Logue belies the stereotype of the wild-haired, hot-tempered chef, prone to throwing insults and utensils at cowering subordinates. He sports short black hair and a neatly groomed beard and treats the Acme staff like family members working toward a common goal. His calm, yet determined demeanor permeates the establishment and reflects an experience that has nothing to do with food.
From July 2005 through May 2006, Logue served as a gunner in a Bradley Fighting Vehicle in the volatile Ramadi region of central Iraq.
"I can’t quite put a number on how many times I saw combat, but every day you had to be vigilant, because anything could happen at any time," he says. "We were tasked with multiple things, such as securing areas, searching houses, questioning and gathering intel from locals, providing security to highways, searching for IEDs."
The former infantryman recalls scary circumstances but says he never felt fear in the moment; that emotion came afterward.
"A lot of veterans say they don’t take their lives for granted now. Honestly, I never thought about that when I was in a sticky situation over there. But now that I look back on it, I totally agree with that statement," he says.
Logue enlisted in the Army National Guard while a senior at Montoursville Area High School. He wished to build on his family’s tradition of military service and, at the same time, secure a solid funding source for college. His initial choice was West Chester University to study business management. Logue soon discovered that he preferred a spatula to a spreadsheet.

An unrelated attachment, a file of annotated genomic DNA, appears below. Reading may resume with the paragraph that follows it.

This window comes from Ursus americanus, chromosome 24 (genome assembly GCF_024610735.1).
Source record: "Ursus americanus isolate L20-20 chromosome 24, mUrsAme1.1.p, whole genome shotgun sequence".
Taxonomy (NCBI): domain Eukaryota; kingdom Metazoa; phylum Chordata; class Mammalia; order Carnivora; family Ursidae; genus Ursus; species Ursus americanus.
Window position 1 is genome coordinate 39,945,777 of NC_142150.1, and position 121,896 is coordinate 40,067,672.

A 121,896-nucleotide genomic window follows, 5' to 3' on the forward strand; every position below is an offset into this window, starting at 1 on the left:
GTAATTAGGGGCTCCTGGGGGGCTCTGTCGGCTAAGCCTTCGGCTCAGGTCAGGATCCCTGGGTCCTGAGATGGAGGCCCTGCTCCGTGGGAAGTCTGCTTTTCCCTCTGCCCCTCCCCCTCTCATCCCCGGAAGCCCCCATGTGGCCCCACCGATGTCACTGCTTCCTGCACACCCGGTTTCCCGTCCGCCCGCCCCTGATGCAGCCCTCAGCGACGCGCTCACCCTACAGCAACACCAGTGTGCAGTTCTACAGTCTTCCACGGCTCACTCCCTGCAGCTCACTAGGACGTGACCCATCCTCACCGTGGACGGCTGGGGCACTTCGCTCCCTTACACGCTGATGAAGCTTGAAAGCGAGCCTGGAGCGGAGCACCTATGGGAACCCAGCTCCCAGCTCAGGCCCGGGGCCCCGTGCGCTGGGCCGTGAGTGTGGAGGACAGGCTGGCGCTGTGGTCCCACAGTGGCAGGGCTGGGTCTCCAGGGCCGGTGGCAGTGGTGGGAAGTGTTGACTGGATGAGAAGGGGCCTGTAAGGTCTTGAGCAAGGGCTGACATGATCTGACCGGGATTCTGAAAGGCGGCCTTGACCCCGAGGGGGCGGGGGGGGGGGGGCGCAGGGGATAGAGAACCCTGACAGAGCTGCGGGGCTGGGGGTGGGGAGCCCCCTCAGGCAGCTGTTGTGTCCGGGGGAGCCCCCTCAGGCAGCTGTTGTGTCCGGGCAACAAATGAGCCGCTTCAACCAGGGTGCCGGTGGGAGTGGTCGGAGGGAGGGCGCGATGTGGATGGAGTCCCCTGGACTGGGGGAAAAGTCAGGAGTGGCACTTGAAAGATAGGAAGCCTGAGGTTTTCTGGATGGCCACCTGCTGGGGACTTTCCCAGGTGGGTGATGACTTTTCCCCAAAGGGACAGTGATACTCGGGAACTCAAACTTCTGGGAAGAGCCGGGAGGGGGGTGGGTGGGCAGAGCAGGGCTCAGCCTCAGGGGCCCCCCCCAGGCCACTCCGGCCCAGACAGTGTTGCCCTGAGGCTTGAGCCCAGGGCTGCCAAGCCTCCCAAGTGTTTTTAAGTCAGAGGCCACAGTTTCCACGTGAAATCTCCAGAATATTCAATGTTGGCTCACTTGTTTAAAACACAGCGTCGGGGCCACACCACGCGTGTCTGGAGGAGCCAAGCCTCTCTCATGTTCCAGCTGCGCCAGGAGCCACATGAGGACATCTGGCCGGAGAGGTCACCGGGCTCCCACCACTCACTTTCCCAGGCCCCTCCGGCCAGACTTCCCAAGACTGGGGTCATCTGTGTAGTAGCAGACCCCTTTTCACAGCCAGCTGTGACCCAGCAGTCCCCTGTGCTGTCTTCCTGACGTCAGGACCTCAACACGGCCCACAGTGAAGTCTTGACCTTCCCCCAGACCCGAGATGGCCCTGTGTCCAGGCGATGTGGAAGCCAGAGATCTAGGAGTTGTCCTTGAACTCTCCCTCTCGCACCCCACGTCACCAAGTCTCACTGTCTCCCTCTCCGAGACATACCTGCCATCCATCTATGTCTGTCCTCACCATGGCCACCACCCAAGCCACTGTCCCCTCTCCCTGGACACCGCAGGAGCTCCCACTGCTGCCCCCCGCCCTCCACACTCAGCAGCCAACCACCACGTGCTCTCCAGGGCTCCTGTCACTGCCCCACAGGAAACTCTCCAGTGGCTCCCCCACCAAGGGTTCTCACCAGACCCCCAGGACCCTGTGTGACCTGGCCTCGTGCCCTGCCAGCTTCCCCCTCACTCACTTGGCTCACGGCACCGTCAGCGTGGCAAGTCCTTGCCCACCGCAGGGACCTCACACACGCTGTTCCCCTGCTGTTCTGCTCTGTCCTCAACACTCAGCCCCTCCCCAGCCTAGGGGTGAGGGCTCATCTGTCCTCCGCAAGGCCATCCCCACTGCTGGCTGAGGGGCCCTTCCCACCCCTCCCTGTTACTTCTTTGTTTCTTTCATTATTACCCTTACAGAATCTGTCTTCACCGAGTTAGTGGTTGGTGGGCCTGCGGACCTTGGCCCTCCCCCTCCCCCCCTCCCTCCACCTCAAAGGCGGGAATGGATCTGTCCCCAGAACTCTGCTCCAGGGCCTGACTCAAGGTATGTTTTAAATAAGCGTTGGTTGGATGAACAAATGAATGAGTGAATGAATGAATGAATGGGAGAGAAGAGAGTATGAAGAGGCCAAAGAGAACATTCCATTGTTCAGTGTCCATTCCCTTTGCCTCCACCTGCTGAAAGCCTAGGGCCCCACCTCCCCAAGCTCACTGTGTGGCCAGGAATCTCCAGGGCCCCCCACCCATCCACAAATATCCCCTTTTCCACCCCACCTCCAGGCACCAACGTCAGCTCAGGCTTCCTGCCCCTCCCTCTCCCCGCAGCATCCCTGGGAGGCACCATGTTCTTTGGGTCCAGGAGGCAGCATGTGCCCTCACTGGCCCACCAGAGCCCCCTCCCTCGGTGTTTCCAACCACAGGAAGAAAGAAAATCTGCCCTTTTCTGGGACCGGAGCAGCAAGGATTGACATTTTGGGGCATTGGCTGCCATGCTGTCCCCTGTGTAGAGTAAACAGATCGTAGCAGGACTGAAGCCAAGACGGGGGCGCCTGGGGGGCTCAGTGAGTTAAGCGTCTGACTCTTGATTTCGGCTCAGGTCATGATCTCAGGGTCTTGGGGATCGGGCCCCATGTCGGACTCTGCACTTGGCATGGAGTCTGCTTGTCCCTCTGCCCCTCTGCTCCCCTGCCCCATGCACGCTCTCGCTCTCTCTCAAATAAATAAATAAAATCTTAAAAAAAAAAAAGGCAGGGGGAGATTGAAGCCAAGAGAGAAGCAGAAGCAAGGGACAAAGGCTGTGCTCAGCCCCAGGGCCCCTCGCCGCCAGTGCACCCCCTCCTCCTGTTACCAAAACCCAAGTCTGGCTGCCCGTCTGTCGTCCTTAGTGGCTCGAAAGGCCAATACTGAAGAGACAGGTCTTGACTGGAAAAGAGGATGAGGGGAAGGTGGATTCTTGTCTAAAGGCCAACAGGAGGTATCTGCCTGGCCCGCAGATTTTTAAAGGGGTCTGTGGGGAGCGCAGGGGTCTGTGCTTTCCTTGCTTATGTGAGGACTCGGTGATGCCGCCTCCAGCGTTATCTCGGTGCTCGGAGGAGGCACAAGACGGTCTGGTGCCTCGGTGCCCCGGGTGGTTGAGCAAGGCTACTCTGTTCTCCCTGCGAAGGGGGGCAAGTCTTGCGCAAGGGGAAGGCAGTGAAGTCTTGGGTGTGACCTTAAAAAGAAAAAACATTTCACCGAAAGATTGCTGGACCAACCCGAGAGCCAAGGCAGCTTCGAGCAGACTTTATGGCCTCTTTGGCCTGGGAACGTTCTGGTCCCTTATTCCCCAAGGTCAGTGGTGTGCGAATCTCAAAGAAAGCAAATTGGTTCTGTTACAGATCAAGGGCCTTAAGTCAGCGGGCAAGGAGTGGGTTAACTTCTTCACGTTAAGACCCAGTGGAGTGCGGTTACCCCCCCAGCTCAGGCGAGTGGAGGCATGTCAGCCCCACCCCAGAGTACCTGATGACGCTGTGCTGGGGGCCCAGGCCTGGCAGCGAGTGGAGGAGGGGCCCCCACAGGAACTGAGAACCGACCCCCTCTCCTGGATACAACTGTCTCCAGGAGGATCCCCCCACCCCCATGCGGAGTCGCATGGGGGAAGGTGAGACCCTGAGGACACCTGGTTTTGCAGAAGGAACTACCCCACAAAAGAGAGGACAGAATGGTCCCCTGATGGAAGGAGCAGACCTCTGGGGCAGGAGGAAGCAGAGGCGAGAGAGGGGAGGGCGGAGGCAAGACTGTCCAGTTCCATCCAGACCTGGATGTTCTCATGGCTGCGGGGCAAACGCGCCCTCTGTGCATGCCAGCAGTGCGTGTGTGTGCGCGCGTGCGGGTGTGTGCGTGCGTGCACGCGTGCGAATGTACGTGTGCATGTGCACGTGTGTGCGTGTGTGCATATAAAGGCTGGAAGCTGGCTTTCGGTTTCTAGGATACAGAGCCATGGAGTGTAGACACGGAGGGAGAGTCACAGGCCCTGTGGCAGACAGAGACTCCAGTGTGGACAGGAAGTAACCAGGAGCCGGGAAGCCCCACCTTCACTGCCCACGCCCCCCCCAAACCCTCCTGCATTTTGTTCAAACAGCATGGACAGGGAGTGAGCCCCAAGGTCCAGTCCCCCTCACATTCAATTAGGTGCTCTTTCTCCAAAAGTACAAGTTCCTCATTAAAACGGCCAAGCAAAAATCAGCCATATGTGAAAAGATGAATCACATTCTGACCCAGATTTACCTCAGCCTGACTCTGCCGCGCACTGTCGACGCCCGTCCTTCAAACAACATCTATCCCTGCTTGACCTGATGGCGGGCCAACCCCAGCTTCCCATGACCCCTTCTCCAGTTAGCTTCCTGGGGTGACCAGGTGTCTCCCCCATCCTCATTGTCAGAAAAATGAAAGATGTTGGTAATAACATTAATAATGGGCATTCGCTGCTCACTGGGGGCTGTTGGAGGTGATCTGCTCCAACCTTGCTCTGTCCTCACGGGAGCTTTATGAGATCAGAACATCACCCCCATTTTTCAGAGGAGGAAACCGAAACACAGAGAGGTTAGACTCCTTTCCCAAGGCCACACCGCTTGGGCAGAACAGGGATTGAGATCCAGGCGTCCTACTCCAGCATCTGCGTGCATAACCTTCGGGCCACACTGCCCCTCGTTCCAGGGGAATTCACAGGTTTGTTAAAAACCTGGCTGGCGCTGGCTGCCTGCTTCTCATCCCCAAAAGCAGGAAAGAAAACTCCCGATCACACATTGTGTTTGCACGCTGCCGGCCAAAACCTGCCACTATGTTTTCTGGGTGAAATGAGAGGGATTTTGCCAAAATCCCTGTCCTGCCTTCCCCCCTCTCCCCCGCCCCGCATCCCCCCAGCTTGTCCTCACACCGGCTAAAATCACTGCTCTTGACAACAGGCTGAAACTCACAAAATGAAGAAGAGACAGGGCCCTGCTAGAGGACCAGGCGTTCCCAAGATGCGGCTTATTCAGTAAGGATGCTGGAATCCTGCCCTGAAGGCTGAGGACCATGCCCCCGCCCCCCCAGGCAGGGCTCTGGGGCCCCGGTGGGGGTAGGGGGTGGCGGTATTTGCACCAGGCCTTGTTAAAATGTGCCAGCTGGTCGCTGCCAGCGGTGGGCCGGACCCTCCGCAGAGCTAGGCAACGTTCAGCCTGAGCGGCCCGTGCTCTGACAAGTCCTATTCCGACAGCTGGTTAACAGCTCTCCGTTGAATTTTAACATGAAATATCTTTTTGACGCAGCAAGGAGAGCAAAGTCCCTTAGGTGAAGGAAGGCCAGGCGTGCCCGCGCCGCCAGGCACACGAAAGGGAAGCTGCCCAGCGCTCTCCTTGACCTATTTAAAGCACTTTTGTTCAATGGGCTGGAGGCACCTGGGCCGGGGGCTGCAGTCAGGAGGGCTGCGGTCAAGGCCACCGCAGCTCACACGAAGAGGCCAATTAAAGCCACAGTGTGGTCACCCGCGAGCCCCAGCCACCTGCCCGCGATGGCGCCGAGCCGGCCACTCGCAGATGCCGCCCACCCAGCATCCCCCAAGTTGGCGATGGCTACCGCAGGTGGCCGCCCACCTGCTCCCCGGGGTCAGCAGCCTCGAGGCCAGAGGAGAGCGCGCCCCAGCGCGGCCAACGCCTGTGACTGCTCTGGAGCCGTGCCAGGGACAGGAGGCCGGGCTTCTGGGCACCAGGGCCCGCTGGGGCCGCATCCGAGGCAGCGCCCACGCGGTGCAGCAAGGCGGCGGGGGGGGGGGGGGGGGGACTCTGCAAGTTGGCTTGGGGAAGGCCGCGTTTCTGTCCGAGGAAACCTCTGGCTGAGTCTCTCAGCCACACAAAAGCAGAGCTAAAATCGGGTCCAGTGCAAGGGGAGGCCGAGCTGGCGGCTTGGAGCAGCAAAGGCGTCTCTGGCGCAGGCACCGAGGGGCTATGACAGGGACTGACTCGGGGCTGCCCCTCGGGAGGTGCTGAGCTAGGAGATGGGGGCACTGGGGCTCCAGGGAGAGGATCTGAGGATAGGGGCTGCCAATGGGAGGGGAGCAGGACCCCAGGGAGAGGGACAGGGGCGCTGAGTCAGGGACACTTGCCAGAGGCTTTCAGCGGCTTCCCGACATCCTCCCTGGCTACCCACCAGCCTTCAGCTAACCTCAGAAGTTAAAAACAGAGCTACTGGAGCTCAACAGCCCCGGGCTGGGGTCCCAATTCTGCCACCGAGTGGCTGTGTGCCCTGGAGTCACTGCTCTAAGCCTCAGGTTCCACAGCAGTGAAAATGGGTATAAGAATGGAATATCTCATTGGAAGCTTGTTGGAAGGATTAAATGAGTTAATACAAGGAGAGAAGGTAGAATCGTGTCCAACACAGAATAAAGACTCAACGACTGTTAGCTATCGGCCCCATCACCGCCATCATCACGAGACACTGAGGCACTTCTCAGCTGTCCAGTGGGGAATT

"I was always more of an artistic person rather than business-minded," he says. "When I was at West Chester, I would grill with my friends, and that’s when I realized I really liked doing it. After you cook a dish and somebody enjoys it, it’s nice to see that food can bring happiness. My dad always wanted to do culinary arts as a career. I guess that kind of rubbed off on me."
That’s obviously an understatement as Logue’s morning is consumed with prep work for Acme. Pork and turkey are pulled into individual pieces for soon-to-be-made sandwiches. Green beans are sautéed with butter and tiny pieces of bacon. A sheet of cornbread is sliced into equal proportions. Shredded brisket is mixed with crushed tomatoes, jalapenos, and lots of herbs and spices for the restaurant’s popular chili. The day’s special is Thai chicken quinoa bowl with peanut sauce.
"The first day we were open, we were out of food by 5 o’clock, and we were supposed to be open until 9," Logue says with a chuckle. "We just had a chicken recipe, a rib recipe and a couple of sides. Quality control with barbecue is difficult because you have a cooked product that you’re cooking ahead of time. You can’t just throw a brisket on a smoker or pork shoulder on a smoker and get it done quickly. We still run out occasionally of certain items, but we haven’t run out of everything again."